July | August 2017





What It Will Take to Cure Cancer

By Debra Miller, CSG Director of Health Policy
When President Kennedy said in 1961 that the U.S. would land a man on the moon within the next decade, it seemed an outlandish goal since the technology to do so did not even exist at the time.
The same could be said for curing cancer.
Peggy Brand, state government relations director for Celgene, a global biopharmaceutical company, said curing cancer is the focus of her company. She believes medical innovation is on track to achieve this goal.
“Medical innovation is turning knowledge about disease mechanism at the genetic and cellular level into projects that cure or prevent illness,” Brand said. “Medical innovation has contributed more to our ability to live longer, healthier and more prosperous lives than anything else.”
State policymakers can learn more about such medical innovation during The Council of State Governments 2013 National Conference Sept. 20.
Richard Bagger, a senior vice president with Celgene and a former New Jersey legislator who also spent two years as chief of staff to Gov. Chris Christie, will address the Health Public Policy Committee at the meeting in Kansas City, Mo., during the session, “Pushing the Envelope through Health Innovation.”
Bagger will explore what he believes is a critical crossroad in medical innovation today. The potential of science is greater than ever, but the outlook for investment has never been more uncertain. Good state policies can encourage greater research and development in the medical field.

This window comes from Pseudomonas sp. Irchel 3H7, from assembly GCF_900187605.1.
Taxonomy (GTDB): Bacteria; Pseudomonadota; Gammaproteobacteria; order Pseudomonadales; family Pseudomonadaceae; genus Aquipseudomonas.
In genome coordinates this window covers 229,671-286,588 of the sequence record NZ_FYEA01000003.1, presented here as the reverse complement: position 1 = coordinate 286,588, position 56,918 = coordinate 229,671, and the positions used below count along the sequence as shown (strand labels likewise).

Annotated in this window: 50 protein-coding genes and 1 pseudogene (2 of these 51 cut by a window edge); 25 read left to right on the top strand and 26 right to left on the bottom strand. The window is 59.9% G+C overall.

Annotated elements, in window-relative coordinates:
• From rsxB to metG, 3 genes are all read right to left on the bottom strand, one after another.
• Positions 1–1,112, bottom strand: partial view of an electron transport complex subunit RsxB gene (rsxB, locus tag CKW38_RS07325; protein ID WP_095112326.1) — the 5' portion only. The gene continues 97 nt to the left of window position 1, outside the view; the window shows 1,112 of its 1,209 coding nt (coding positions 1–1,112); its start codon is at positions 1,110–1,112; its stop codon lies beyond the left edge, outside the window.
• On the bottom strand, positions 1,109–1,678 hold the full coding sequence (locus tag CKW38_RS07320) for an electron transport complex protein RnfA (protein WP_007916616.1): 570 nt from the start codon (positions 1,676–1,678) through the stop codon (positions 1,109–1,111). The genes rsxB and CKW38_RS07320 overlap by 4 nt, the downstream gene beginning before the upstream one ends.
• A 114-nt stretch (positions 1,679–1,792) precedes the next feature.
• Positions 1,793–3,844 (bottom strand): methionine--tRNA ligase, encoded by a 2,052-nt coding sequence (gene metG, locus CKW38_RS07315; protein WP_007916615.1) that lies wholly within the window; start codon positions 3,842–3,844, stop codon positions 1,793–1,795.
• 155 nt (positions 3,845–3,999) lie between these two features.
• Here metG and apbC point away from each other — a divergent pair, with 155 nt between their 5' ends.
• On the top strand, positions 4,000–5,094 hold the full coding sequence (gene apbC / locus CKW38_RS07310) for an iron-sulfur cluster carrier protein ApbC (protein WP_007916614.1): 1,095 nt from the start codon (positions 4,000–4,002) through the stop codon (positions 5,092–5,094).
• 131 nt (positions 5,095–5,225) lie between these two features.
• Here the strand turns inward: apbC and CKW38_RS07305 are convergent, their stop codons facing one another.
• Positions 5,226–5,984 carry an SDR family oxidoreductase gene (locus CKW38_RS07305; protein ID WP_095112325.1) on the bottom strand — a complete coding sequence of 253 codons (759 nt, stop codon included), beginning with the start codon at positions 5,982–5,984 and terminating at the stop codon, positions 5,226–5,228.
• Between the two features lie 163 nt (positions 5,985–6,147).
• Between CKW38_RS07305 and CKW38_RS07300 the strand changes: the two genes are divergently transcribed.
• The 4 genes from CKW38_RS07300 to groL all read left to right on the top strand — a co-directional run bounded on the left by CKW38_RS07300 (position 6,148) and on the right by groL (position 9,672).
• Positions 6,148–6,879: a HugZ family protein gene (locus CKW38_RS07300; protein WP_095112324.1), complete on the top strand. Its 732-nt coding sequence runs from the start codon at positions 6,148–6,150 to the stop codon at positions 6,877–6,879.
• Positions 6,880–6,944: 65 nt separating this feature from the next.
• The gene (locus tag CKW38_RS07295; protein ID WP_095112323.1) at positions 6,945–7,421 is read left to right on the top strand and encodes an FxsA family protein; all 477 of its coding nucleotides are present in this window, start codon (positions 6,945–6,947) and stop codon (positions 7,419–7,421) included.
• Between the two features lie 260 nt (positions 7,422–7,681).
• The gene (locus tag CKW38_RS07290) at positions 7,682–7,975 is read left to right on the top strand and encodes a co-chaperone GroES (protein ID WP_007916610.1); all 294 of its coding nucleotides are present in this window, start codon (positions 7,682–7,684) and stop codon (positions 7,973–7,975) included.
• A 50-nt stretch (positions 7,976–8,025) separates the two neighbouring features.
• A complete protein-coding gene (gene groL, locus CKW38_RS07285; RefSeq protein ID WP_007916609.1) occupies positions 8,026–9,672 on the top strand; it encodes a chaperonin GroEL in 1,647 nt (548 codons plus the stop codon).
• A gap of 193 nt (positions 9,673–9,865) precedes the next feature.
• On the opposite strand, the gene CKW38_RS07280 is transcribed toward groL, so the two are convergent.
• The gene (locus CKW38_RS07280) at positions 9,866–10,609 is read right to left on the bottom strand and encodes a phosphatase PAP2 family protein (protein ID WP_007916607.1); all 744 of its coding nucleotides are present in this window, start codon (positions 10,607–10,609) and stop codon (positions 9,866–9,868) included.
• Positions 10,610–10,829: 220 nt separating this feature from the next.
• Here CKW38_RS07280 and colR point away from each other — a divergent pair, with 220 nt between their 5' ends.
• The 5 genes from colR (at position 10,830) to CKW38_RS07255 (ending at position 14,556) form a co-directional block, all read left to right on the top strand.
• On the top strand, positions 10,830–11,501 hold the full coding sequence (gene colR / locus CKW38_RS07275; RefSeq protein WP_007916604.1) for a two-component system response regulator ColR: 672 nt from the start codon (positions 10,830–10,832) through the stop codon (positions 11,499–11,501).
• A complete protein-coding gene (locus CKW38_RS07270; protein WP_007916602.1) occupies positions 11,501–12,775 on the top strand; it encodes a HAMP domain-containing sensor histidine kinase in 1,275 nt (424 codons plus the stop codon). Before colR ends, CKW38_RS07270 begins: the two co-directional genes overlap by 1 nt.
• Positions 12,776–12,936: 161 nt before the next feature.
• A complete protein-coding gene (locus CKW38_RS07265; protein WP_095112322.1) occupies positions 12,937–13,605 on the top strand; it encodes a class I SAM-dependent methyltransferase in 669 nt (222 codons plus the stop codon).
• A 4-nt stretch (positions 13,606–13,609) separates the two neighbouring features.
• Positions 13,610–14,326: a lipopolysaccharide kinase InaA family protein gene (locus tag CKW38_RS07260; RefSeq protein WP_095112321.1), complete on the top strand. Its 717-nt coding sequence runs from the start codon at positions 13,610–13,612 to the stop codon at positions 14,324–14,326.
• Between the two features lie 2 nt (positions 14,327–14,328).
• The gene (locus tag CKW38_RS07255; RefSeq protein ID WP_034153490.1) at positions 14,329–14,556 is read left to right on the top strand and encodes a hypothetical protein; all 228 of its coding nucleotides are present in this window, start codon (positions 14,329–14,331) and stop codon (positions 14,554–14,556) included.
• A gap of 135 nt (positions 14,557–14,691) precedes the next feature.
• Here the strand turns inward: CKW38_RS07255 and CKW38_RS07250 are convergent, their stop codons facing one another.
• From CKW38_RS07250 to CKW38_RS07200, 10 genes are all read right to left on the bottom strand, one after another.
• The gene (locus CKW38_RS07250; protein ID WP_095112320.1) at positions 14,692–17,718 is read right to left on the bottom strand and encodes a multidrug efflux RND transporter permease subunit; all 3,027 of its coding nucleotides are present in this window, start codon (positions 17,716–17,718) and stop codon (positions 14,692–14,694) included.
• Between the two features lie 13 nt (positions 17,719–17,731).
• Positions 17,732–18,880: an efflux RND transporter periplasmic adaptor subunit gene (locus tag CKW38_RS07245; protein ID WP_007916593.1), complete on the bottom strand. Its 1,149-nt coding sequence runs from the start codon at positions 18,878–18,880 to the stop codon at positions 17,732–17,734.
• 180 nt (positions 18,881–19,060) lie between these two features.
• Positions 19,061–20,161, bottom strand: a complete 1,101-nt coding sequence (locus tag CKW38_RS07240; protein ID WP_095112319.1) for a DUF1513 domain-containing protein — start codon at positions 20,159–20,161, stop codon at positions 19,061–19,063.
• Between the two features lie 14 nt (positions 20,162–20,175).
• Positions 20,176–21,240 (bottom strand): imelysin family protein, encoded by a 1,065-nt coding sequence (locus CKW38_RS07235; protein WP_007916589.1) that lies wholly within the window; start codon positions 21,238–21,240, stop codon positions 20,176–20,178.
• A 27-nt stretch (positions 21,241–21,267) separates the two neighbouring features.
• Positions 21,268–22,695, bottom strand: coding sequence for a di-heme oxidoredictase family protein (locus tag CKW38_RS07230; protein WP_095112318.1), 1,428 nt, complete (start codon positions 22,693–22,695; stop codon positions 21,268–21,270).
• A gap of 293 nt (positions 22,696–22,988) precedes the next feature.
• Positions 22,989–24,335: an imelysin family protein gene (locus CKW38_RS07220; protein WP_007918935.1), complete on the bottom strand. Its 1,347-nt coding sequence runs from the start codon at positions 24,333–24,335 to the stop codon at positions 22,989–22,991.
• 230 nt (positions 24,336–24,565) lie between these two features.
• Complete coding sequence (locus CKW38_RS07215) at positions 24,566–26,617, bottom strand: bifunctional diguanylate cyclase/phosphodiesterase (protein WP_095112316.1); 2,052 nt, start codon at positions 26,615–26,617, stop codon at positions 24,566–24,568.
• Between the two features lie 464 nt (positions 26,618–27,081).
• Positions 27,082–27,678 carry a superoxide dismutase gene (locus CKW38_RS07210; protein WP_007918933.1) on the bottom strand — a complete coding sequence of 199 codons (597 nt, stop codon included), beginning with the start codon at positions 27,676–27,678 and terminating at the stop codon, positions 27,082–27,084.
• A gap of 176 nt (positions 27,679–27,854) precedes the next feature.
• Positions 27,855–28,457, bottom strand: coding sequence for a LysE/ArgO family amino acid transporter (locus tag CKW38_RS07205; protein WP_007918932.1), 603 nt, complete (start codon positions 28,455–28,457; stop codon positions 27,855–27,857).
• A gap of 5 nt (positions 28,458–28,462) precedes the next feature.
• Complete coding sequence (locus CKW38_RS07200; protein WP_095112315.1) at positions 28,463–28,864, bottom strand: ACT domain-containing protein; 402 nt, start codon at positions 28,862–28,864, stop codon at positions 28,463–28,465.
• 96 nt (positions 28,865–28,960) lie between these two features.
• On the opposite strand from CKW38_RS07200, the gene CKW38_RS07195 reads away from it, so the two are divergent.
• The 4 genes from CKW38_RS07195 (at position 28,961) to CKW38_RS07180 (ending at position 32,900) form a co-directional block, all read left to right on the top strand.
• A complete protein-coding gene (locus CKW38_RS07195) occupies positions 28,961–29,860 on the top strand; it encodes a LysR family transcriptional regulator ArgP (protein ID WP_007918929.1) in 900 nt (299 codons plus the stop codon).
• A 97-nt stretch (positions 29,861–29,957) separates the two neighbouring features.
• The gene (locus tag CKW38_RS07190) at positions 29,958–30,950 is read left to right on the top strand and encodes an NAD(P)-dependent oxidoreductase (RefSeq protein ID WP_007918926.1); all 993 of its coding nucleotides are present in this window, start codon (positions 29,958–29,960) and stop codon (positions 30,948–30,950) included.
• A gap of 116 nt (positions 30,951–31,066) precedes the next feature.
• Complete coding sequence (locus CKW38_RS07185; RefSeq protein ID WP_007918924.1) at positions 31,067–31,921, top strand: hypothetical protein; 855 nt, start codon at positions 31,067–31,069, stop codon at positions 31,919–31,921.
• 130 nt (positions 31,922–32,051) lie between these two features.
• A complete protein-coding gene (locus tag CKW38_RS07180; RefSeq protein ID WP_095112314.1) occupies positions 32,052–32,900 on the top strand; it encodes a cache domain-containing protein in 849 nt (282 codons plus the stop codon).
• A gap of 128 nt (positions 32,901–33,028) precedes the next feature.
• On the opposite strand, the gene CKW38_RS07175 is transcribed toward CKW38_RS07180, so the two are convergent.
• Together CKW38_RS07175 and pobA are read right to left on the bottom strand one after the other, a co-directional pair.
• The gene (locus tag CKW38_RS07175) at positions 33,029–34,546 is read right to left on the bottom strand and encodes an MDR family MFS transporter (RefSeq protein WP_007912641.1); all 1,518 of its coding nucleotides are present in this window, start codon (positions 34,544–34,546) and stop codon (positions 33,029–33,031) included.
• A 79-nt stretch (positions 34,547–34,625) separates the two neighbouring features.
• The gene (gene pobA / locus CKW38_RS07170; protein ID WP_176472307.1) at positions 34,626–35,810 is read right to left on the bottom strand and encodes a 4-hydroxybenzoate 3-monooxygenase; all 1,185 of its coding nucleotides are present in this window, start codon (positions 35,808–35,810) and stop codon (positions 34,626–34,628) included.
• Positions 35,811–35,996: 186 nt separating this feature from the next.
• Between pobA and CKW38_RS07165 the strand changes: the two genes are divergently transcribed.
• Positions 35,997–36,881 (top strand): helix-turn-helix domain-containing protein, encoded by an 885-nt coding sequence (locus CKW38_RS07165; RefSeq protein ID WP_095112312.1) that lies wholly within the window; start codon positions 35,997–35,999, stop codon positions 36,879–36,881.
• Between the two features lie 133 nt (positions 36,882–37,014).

The biopharmaceutical industry is a major contributor to the U.S. economy, generating high-quality jobs and powering economic output for the U.S. economy, according to a 2013 report by Battelle Technology Partnership Practice. “The U.S. biopharmaceutical sector contributes substantially to national, state, and local economies. It directly and indirectly supported approximately 3.4 million U.S. jobs in 2011, including 813,523 direct jobs.”
State policies also can address patients’ access to medicines. Brand called this “getting the right pill for the right patient at the right time.”
For example, 26 states have passed oral parity legislation that provides cancer patients the same access to oral medications as traditional chemotherapy drugs administered in a doctor’s office or a clinic setting.
Dr. Richard Jensen, director of The University of Kansas Cancer Center, will discuss with attendees at the health session the role of research institutions such as his own in the discovery and research that promotes innovations in health care.
Health innovation is not just an academic pursuit. It has real impact. Between 1960 and 1997, new therapies accounted for 45 percent of the increase in life expectancy, according to a National Bureau of Economic Research working paper authored by Frank Lichtenburg in 2012. Lichtenburg also found that from 2000 to 2009, new therapies accounted for 73 percent of the increase in life expectancy.

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